Another Church Heading For The Cliff…

We were recently called by a church that had contracted us to install a new digital audio console, room processor and speaker array.  Unfortunately, it worked too well because it was a couple of years of trouble free operation that led the ministry staff to forget about us. We could have pestered them a bit, but that’s not our way.

Recently, the church approved the renovation of additional space they secured in the same building complex.  Renovations were well under way when someone on the board of elders asked the new worship pastor about what was needed to outfit the new space.  We got the call not a moment too soon.

The stage and projection screen location was planned for one corner of the room—right next to a very large south facing window!  They immediately realized that they would need blackout window coverings or the projector would be useless at least 12 hours of every day.  We were able to guide them during construction to remember important items like electrical power where equipment would be located.  Not an insignificant miss!

As is quite common, the architect planned for a few pot lights to cover the stage, not considering that the poor light control of pot and track lighting will wash out the screen when the sun goes down, and not recognizing that stage lighting is an important part of a worship and teaching service.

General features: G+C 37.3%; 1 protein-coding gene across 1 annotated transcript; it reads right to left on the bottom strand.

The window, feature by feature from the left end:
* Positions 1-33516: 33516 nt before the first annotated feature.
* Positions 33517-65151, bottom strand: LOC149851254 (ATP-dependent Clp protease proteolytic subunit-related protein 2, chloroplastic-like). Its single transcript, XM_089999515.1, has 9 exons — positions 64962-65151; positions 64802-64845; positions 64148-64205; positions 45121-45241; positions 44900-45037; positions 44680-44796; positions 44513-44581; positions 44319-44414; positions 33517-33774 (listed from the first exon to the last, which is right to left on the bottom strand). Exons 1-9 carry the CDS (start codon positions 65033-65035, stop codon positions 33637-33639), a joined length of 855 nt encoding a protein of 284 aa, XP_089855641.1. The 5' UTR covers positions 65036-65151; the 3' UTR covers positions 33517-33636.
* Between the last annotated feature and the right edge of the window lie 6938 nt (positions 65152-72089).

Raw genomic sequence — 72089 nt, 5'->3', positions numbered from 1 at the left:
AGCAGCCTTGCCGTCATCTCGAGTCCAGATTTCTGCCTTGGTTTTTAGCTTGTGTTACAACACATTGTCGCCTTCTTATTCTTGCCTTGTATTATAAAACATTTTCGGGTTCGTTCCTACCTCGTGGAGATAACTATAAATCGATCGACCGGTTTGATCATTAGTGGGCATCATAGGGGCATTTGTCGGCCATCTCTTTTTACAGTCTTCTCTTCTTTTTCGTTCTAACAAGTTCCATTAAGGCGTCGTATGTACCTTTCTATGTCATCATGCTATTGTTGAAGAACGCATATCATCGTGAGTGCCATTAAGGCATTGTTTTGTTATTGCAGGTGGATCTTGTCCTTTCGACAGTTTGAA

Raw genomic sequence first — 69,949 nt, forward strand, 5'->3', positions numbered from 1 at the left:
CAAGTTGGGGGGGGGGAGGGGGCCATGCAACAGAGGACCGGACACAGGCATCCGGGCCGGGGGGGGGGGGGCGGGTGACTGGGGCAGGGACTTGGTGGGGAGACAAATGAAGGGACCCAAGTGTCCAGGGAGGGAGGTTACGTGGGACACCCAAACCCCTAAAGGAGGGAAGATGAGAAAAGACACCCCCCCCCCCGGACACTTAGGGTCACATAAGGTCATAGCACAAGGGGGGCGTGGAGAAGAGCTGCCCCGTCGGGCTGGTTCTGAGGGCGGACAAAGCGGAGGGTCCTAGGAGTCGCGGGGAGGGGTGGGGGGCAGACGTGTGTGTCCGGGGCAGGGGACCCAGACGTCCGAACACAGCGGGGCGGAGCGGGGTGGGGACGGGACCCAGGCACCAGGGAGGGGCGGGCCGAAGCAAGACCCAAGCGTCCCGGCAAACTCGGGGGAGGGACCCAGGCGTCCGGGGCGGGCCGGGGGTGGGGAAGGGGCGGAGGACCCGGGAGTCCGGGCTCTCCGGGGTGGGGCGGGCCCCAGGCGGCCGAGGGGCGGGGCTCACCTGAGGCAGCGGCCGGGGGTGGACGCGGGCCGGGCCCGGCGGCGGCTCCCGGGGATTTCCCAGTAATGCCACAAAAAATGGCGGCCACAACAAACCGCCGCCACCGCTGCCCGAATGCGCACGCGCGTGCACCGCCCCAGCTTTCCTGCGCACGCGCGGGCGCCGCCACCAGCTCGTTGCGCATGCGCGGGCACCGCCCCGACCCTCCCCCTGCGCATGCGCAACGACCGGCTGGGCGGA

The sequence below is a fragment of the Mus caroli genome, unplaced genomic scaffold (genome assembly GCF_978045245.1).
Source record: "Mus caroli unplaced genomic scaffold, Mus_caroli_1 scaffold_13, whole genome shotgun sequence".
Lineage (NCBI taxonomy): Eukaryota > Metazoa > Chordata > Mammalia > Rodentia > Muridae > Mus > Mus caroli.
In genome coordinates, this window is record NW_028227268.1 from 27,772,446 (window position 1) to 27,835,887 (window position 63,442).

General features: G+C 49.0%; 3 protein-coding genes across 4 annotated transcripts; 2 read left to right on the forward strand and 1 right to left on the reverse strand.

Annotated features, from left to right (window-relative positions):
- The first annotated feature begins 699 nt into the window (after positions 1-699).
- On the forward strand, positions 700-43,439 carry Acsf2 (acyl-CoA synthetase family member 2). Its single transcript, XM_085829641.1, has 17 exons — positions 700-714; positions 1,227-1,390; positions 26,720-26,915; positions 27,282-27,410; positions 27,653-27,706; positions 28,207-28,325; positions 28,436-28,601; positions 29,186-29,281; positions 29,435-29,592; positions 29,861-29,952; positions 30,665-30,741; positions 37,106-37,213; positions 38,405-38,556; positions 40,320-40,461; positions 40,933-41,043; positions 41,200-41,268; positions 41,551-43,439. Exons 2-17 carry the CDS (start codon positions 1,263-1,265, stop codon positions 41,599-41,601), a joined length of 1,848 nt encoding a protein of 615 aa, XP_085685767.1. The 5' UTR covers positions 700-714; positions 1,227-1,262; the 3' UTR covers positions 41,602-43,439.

Acoustics will be another concern, with the stage in on corner and the sound booth in the opposing corner, in a nearly cubic room with all drywall surfaces.  Architects design beautiful buildings, but they cannot succeed without an A/V specialist to guide the design for live sound acoustics, video and projection, and lighting integration.  We would probably all agree that most of the churches we have experienced suffer from poor intelligibility, feedback, echo, harsh sound, hard to see video screens, and washed out stage environments.

But we can fix it even if we don’t get in during the design stage. Call us for help.


And Then There Was Light (sometimes)…

A recent new construction project we came across had a lighting system installed by unqualified individuals, in a way that was sure to cause problems.  In fact, the problems occurred from the moment power was turned on, well before the project was completed.  These individuals had committed the first sin of lighting control—they installed all of the dimmers in the basement and attic, and just installed a single multi-button keypad in each room.

The goal was clearly to prevent “wall acne” where rooms have several unsightly light switches or dimmers in long rows or sprouting randomly on the wall surfaces.  Sure, the single keypad is a clean look, but won’t work in this design.  Immediately, the various rooms were unresponsive. Signal repeaters were installed to attempt to correct the problem, but the individuals did not know that that would not solve the problem either.

Now there is a bigger problem—there was no wiring installed to allow dimmers to be installed in the rooms, so a centralized lighting system is required in the basement and attic. Really, that was the proper way to proceed from the start. The homeowner will be paying twice.

A systems integrator would have been the better choice to design an automated lighting system that was reliable and economical.
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